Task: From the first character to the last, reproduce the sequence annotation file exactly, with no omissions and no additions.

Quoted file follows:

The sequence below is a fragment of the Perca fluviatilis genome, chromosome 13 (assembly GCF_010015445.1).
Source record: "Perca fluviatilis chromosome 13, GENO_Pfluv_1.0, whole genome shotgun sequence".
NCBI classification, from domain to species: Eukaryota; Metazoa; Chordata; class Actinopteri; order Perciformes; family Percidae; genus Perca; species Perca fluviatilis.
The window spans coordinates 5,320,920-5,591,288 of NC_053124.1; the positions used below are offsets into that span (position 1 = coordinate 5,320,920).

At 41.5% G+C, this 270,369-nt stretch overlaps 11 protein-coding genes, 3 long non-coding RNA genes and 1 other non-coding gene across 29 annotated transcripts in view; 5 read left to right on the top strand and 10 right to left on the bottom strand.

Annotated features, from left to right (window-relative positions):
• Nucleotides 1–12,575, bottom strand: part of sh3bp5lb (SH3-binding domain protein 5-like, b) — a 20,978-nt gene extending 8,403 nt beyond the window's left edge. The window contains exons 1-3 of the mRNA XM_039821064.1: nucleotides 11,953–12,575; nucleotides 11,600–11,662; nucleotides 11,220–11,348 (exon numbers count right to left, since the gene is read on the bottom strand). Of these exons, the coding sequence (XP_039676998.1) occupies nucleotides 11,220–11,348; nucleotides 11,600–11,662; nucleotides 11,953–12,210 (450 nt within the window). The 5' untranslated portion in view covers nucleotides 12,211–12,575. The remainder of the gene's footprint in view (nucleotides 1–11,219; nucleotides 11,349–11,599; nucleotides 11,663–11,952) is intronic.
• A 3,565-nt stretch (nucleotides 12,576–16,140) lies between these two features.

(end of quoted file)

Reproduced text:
The sequence below is a fragment of the Perca fluviatilis genome, chromosome 13 (assembly GCF_010015445.1).
Source record: "Perca fluviatilis chromosome 13, GENO_Pfluv_1.0, whole genome shotgun sequence".
NCBI classification, from domain to species: Eukaryota; Metazoa; Chordata; class Actinopteri; order Perciformes; family Percidae; genus Perca; species Perca fluviatilis.
The window spans coordinates 5,320,920-5,591,288 of NC_053124.1; the positions used below are offsets into that span (position 1 = coordinate 5,320,920).

At 41.5% G+C, this 270,369-nt stretch overlaps 11 protein-coding genes, 3 long non-coding RNA genes and 1 other non-coding gene across 29 annotated transcripts in view; 5 read left to right on the top strand and 10 right to left on the bottom strand.

Annotated features, from left to right (window-relative positions):
• Nucleotides 1–12,575, bottom strand: part of sh3bp5lb (SH3-binding domain protein 5-like, b) — a 20,978-nt gene extending 8,403 nt beyond the window's left edge. The window contains exons 1-3 of the mRNA XM_039821064.1: nucleotides 11,953–12,575; nucleotides 11,600–11,662; nucleotides 11,220–11,348 (exon numbers count right to left, since the gene is read on the bottom strand). Of these exons, the coding sequence (XP_039676998.1) occupies nucleotides 11,220–11,348; nucleotides 11,600–11,662; nucleotides 11,953–12,210 (450 nt within the window). The 5' untranslated portion in view covers nucleotides 12,211–12,575. The remainder of the gene's footprint in view (nucleotides 1–11,219; nucleotides 11,349–11,599; nucleotides 11,663–11,952) is intronic.
• A 3,565-nt stretch (nucleotides 12,576–16,140) lies between these two features.